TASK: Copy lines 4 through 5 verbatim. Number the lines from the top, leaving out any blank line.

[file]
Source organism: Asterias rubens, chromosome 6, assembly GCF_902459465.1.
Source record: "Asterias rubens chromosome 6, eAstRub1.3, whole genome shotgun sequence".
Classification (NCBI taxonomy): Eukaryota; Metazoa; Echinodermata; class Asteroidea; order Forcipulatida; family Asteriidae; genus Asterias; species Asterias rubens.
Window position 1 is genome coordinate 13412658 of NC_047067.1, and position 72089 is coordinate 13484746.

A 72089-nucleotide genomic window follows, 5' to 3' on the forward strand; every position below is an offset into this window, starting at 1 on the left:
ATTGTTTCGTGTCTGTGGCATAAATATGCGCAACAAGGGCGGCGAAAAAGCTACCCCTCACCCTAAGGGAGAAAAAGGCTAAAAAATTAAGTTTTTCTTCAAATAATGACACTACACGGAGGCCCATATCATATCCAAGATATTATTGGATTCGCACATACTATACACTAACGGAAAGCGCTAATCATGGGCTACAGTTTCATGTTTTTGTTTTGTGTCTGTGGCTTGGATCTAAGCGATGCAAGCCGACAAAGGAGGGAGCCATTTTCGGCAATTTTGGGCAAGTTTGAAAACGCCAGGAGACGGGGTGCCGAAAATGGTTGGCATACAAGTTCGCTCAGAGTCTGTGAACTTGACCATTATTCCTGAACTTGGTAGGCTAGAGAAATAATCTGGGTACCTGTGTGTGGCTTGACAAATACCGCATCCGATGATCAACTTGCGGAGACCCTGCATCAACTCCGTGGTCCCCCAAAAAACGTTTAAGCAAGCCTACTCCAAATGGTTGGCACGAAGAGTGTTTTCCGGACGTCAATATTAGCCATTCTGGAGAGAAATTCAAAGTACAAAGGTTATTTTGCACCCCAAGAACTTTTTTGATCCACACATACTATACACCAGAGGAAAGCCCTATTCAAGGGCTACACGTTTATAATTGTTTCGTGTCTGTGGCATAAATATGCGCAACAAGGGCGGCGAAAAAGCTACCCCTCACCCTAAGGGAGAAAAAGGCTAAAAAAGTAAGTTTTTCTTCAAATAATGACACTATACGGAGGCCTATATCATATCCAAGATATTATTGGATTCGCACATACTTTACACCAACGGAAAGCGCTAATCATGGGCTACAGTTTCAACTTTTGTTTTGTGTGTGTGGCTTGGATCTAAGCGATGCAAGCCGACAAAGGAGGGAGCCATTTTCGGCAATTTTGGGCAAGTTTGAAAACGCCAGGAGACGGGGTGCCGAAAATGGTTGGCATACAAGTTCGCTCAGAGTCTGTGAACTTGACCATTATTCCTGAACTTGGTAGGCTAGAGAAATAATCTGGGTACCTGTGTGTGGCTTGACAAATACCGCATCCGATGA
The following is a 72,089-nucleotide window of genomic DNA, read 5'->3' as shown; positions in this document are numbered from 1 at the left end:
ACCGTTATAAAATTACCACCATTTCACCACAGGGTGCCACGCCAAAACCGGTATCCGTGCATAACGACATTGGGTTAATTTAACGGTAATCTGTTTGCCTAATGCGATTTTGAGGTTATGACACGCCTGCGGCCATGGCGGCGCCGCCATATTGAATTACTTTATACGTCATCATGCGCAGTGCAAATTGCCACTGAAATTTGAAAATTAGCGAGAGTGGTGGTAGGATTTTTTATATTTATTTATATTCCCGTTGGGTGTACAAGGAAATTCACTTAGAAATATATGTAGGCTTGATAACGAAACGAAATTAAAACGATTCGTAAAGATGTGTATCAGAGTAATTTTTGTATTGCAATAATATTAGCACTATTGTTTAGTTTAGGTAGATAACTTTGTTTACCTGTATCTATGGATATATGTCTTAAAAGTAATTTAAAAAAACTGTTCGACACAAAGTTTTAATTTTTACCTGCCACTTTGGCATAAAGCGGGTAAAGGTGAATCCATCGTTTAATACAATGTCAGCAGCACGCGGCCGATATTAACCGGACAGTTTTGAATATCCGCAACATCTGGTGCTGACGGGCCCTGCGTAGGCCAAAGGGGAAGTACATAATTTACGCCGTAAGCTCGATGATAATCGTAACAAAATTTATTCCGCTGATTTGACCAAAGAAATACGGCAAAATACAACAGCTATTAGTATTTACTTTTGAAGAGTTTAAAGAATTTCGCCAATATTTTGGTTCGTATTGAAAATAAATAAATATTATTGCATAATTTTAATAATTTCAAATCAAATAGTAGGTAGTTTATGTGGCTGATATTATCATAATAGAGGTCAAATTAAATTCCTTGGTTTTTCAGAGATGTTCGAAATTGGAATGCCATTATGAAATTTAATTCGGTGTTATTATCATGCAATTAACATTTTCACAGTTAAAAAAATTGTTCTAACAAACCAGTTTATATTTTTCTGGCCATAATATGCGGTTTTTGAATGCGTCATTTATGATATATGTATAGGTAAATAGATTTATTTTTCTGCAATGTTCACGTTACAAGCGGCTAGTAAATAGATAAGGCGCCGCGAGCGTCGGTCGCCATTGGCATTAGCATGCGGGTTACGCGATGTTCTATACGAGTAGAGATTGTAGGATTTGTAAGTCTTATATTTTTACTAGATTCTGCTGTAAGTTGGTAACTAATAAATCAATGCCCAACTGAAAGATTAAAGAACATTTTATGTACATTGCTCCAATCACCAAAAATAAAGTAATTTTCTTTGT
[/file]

Window position 1 is genome coordinate 13412658 of NC_047067.1, and position 72089 is coordinate 13484746.

A 72089-nucleotide genomic window follows, 5' to 3' on the forward strand; every position below is an offset into this window, starting at 1 on the left: